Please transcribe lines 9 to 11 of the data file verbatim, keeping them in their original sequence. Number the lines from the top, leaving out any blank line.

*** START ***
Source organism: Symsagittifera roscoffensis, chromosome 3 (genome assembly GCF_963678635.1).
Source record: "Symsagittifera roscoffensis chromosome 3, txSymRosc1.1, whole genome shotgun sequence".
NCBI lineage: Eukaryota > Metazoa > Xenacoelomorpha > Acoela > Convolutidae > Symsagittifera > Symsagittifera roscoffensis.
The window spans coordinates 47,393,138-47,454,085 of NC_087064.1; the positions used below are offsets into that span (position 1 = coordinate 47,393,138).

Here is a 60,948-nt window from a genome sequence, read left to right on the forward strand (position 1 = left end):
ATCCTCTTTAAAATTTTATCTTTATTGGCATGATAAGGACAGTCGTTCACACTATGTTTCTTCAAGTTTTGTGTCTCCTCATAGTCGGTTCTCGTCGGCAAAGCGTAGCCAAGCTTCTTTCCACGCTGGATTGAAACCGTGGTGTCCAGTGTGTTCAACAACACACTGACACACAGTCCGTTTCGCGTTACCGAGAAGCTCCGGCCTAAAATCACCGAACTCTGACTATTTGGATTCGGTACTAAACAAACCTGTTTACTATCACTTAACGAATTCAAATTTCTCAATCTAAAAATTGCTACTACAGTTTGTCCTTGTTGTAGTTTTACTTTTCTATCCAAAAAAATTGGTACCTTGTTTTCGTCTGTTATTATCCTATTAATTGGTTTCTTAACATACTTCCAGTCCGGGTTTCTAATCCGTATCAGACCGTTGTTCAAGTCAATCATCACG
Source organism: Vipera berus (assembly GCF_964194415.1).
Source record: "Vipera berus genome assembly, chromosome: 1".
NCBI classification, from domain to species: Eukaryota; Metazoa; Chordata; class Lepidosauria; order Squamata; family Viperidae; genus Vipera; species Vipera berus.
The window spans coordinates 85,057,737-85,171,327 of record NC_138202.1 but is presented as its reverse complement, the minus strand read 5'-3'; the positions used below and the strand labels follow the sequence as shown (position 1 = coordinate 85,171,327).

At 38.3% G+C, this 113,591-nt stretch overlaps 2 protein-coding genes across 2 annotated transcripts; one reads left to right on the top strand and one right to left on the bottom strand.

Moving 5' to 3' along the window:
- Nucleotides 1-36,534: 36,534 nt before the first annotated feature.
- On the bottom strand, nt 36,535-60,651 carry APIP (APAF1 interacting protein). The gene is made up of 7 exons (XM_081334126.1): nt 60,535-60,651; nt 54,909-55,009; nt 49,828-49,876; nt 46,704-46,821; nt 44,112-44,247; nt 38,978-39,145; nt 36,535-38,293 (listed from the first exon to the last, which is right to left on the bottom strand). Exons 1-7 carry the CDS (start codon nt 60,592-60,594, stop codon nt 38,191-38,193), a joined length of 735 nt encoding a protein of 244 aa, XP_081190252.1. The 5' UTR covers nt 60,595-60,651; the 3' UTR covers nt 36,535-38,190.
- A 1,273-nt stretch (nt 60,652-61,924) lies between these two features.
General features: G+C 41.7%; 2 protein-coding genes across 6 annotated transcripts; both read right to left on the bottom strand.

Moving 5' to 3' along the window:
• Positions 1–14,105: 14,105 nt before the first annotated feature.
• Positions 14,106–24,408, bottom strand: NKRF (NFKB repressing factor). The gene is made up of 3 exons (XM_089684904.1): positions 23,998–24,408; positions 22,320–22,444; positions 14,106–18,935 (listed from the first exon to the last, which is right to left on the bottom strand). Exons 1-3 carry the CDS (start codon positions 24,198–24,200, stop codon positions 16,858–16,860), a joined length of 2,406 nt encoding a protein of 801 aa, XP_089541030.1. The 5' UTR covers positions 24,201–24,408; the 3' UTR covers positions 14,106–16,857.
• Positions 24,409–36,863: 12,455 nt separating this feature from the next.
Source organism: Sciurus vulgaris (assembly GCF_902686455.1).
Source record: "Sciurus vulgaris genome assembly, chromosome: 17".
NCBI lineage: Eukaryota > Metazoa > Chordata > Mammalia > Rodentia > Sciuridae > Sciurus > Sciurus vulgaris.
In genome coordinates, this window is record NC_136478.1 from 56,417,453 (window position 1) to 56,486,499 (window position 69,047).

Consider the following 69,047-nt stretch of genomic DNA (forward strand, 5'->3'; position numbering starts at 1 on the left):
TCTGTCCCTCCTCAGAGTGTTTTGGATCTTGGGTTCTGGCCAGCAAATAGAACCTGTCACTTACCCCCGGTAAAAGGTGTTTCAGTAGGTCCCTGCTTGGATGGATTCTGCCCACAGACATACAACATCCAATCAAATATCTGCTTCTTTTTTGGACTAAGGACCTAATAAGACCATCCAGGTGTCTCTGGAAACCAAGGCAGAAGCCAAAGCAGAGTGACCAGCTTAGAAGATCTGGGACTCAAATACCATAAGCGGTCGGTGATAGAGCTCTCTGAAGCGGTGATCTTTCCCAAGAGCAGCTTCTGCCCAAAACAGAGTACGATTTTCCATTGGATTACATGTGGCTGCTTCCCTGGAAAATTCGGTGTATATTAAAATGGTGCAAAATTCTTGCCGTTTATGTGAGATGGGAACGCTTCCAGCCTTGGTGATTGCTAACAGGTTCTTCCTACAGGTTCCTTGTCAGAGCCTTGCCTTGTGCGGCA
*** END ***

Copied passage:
NCBI classification, from domain to species: Eukaryota; Metazoa; Chordata; class Lepidosauria; order Squamata; family Viperidae; genus Vipera; species Vipera berus.
The window spans coordinates 85,057,737-85,171,327 of record NC_138202.1 but is presented as its reverse complement, the minus strand read 5'-3'; the positions used below and the strand labels follow the sequence as shown (position 1 = coordinate 85,171,327).

At 38.3% G+C, this 113,591-nt stretch overlaps 2 protein-coding genes across 2 annotated transcripts; one reads left to right on the top strand and one right to left on the bottom strand.